Thursday, May 24, 2012

What I’m Watching Now: Two Great TV Shows About Geneology


Shortly after I got married – eons ago – I became obsessed with researching my family history.  That was back in the days before home computers.  To get records, I had to request microfiche film from our local Mormon church, send letters overseas with return postage hoping for a response, and visit libraries, city halls and government records departments, and graveyards in person. 

Genealogy research has evolved since then. Today with websites like Ancestry.com, anyone can find a wealth of information and even connect with distant family members doing their own research. In fact, I was recently contacted by a third cousin once removed that I’d never known, and who currently lives in England. It turns out that his great-grandfather and my grandfather were brothers. It is so incredibly awesome to be able to make connections like that.

To feed my love of genealogy and of history, I’ve discovered two shows with similar themes on two different channels:  Who Do You Think You Are? (NBC) and Finding Your Roots (PBS)

Finding Your Roots (PBS) 

Finding YourRoots is the brainchild of host/producer Henry Louis Gates, Jr., a professor at Harvard University.  It began airing just this year, but is sort of a spin-off of his 2010 PBS series Faces of America, which also focused on genealogy. Gates’ programs are especially good at bringing history alive and making it personal through the stories of the celebs’ various ancestors. 

In each episode Gates focuses on three unique individuals – sometimes, but not always “celebs”—who have some ancestral characteristic in common, such as slavery or religion. Gates and his production company do all the research, and then he has a sit-down with each of the individuals, presenting them with their own personal “life book” and talking them through their ancestry and family history. Gates designs each episode to focus on an important historical aspect of our culture as a nation. 

One episode bounced between married couple Kyra Sedgwick and Kevin Bacon, riffing on the six degree of separation theme that is associated in pop culture with Bacon.  And sure enough, it turns out there is a relationship connection between the two (something like seventh cousins).

Some of the other people Gates has featured include Samuel L. Jackson, Condolezza Rice, Robert Downey, Jr., Sanjay Gupta, Wanda Sykes, and John Legend among many others. 

Gates also goes beyond simply building a family tree for each of his guests. He uses DNA testing to trace the genetic roots back into ancient Europe, Asian and Africa.  It’s often a surprise for an individual to find out what ethnic groups their family lines are or are not derived from.

Who Do You Think You Are?  (NBC)  

Who Do You Think You Are? is in its 3rd season on NBC, having started in 2010.  It is sponsored by Ancestry.com, which uses obvious product placement for its services within every program.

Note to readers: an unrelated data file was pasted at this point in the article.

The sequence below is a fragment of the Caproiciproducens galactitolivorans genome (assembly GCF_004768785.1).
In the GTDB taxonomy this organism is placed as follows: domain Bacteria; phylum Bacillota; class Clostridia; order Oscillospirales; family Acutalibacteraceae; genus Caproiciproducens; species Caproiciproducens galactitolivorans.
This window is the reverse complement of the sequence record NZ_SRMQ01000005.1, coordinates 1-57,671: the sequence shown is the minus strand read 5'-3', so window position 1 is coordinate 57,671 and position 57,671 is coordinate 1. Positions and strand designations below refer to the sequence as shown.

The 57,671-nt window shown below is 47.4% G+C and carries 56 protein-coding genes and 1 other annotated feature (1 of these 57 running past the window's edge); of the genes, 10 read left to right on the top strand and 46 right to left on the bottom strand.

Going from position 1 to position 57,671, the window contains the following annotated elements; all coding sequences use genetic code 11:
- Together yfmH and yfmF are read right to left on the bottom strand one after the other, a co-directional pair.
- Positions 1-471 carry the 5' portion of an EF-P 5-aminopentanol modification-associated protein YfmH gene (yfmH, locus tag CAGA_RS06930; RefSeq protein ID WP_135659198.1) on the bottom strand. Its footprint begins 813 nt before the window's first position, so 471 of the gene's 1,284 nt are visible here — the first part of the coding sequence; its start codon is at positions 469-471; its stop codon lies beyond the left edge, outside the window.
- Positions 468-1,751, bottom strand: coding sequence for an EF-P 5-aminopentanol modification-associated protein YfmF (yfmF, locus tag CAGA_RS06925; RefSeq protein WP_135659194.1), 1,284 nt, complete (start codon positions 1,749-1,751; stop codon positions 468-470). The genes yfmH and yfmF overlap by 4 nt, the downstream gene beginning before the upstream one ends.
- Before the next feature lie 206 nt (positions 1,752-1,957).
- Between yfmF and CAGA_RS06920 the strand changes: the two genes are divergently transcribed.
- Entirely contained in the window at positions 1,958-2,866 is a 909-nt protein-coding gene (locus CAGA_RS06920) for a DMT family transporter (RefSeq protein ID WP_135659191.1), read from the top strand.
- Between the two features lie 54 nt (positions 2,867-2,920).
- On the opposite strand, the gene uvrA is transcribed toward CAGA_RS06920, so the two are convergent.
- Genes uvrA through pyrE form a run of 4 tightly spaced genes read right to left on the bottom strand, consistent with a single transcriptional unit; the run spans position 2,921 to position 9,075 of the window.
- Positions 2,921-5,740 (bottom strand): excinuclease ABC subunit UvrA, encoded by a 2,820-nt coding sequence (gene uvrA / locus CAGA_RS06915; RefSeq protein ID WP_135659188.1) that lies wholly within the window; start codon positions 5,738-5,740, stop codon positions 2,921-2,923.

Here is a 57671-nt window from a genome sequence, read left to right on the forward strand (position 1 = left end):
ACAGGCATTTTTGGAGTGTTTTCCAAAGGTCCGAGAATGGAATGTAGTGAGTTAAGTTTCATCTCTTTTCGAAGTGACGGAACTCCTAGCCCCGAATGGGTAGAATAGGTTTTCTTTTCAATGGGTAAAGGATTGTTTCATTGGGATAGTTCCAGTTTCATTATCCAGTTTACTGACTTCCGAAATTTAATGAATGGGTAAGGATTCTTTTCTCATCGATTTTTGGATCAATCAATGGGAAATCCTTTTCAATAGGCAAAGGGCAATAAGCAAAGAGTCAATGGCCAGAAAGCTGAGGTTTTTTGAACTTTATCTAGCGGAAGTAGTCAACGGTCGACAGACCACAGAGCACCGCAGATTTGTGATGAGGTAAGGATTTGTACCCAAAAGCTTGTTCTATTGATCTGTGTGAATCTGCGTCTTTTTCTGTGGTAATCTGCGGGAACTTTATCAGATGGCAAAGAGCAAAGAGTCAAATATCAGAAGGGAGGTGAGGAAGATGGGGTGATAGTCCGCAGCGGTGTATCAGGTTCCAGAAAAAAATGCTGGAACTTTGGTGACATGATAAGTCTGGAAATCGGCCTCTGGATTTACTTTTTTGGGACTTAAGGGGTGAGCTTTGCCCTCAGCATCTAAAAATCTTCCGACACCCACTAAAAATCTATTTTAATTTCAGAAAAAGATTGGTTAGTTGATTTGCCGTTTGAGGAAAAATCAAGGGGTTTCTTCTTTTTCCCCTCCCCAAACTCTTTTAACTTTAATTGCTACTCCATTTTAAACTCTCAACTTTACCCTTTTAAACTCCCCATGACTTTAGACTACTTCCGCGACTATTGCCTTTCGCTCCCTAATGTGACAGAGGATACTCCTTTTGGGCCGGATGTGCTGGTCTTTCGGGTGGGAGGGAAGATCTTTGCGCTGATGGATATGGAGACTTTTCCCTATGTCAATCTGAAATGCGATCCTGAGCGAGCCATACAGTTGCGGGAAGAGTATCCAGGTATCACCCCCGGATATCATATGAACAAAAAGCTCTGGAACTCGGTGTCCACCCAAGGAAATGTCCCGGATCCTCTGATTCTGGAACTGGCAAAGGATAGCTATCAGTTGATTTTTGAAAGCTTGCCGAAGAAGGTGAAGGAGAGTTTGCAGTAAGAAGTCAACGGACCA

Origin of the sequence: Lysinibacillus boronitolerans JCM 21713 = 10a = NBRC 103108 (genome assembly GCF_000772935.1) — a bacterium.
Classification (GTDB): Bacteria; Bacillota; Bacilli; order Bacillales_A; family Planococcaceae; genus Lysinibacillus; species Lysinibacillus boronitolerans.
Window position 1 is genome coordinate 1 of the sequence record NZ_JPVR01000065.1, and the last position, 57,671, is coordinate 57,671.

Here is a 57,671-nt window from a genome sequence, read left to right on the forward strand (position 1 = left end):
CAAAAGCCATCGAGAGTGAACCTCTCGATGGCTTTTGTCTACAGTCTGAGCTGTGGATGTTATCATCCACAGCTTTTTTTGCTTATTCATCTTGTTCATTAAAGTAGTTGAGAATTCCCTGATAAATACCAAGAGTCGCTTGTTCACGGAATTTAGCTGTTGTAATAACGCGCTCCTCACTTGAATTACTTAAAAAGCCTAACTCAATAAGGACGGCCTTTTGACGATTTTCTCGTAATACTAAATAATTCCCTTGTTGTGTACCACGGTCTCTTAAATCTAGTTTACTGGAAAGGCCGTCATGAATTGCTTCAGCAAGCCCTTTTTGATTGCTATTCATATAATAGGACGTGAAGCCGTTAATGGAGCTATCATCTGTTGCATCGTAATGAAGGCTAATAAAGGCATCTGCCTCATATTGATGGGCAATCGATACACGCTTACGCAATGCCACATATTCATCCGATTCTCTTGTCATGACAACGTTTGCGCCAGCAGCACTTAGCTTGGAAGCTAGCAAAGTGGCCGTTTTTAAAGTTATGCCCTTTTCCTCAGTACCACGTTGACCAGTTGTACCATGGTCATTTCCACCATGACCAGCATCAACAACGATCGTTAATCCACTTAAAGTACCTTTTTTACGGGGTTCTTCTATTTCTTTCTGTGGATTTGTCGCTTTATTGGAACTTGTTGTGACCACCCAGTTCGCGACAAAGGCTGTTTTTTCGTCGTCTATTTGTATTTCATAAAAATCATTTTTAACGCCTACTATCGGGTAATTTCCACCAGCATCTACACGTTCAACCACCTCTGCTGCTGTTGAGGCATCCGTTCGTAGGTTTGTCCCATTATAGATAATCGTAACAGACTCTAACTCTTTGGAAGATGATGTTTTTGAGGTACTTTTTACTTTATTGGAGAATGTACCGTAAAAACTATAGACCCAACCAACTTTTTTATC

The approach for the NBC program is a bit different from PBS one, in that each episode  focuses on one celebrity who narrates his or her own journey and who reflects on the implications of what they discover about their own personal ancestry. While it’s obvious that all the research has been done prior to the celebs arrival at each location, it is fun feeling like you are traveling with them to various locations in the U.S. and even overseas. 

I was especially moved by the episode featuring Rashida Jones, actress on the comedy Parks and Recreation and daughter of Quincy Jones and Peggy Lipton. Jones traced her Jewish ancestry back to Latvia where she discovered that members of her extended family had been brutally murdered during the Holocaust.   

SNL’s Jason Sudeikis, Rob Lowe, Edie Falco, Rita Wilson, Reba McEntire, Martin Sheen, and Chef Paula Deen are among the celebs featured this season.

It’s important that people connect with their family histories.  While history textbooks tend to deal in generalities, when we learn the personal stories of our ancestors, we change our perceptions of what a complex history we have as a nation and what a complex culture we live in.

These two genealogy programs that I love may not be everyone’s cup of tea. But how many of us face the passing of grandparents or even parents realizing that we never asked them about their family stories?  

We can start by asking questions about where our parents, our grand-parents and our great-grandparents came from. Be inquisitive. Pull out the old photos and start a family discussion. Ask the older family members to tell their stories and the stories they heard when they were young. You might be surprised at how delighted they are to share those stories with you. 

And it is those stories, those experiences by people we may never have known, that played a role in shaping our own lives today.  

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